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  • Scott Adams

    Is Maltodextrin Gluten-Free?

    Scott Adams
    0
    Reviewed and edited by a celiac disease expert.

      Maltodextrin made in the U.S. is gluten-free, unless specifically labeled otherwise.


    ADM plant in Clinton Iowa from California Zephyr. Image: CC BY 3.0--Loco Steve
    Caption: ADM plant in Clinton Iowa from California Zephyr. Image: CC BY 3.0--Loco Steve

    Celiac.com 07/03/2020 - In the USA Maltodextrin is generally made from potato, rice or corn, and the "malt" used in the process is not barley malt. So, in the US, maltodextrin is gluten-free and safe for people with celiac disease, and Celiac.com includes maltodextrin on our Gluten-Free Safe Food & Ingredients List.

    According to US regulations,maltodextrin, gluten, gluten-free, safe, celiac, disease, Sec. 184.1444, "Maltodextrin" is a "non-sweet nutritive saccharide polymer that consists of D-glucose units linked primarily by [alpha]-1-4 bonds and has a dextrose equivalent (DE) of less than 20. It is prepared as a white powder or concentrated solution by partial hydrolysis of cornstarch, potato starch or rice starch with safe and suitable acids and enzymes."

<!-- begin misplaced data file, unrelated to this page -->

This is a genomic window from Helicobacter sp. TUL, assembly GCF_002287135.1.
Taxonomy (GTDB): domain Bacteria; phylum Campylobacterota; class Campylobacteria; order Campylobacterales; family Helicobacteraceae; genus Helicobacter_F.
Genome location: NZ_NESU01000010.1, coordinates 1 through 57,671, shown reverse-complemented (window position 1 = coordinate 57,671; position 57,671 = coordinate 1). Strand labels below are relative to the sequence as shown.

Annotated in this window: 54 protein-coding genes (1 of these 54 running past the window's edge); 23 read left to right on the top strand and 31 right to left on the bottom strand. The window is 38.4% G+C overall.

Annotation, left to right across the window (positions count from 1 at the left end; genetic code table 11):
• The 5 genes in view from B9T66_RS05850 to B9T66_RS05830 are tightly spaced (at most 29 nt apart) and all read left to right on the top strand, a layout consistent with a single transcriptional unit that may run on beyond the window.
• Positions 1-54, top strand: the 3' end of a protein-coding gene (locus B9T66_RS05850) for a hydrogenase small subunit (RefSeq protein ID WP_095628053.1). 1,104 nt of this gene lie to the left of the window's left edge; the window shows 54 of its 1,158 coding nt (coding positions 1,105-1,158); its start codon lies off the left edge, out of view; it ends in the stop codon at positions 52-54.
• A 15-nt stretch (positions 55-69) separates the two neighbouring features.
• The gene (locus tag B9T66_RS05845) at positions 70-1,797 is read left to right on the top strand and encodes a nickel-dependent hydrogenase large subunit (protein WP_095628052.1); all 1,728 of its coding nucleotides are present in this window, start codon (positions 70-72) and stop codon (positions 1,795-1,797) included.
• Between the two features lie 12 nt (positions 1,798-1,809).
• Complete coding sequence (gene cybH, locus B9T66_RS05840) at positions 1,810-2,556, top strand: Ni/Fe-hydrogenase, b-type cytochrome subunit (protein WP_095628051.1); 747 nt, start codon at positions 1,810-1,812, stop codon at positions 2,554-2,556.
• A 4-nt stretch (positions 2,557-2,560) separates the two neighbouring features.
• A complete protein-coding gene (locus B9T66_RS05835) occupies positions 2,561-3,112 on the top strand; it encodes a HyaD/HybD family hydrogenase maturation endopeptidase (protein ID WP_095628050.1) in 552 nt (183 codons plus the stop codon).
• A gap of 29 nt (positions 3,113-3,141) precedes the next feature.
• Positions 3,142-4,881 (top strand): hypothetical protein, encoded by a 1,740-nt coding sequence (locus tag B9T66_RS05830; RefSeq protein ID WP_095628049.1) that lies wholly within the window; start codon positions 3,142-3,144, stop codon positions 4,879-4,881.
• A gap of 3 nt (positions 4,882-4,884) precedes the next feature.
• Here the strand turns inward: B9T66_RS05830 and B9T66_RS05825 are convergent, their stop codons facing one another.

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    While USA regulations permit maltodextrin to be made with wheat, it is very rare. Also, maltodextrin made with wheat will be labeled as "wheat maltodextrin" or "maltodextrin (wheat)." Any product that contains wheat should also have 'wheat' listed on the allergen disclosure. 

    For some people with celiac disease, especially those who are still in the process of healing the gut, gluten-free additives, like maltodextrin, can sometimes cause discomfort. 

    If maltodextrin, or other additives in processed foods, bother your gut, it's better to stick with simple, whole foods until the gut is fully healed. At that time, it's okay to test your sensitivity again, and to add back ingredients that seem to agree with you.
     

    Edited by Scott Adams

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  • About Me

    Scott Adams was diagnosed with celiac disease in 1994, and, due to the nearly total lack of information available at that time, was forced to become an expert on the disease in order to recover. In 1995 he launched the site that later became Celiac.com to help as many people as possible with celiac disease get diagnosed so they can begin to live happy, healthy gluten-free lives.  He is co-author of the book Cereal Killers, and founder and publisher of the (formerly paper) newsletter Journal of Gluten Sensitivity. In 1998 he founded The Gluten-Free Mall which he sold in 2014. Celiac.com does not sell any products, and is 100% advertiser supported.


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